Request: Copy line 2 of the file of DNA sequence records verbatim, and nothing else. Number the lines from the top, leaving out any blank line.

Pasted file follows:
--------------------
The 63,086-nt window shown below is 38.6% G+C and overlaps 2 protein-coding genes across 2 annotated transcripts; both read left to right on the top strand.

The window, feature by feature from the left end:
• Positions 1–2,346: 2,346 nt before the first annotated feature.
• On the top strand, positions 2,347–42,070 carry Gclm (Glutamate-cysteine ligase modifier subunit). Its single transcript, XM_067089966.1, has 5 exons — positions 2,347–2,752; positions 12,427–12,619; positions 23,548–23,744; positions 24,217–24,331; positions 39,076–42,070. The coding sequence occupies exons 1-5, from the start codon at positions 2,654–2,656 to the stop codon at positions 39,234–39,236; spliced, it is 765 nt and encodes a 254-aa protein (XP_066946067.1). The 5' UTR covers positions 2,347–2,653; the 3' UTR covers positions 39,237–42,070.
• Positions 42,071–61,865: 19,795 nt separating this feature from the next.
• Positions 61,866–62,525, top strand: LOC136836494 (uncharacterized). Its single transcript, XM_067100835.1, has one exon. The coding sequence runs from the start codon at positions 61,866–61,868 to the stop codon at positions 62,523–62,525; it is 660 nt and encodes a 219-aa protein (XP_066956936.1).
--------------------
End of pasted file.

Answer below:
The window, feature by feature from the left end: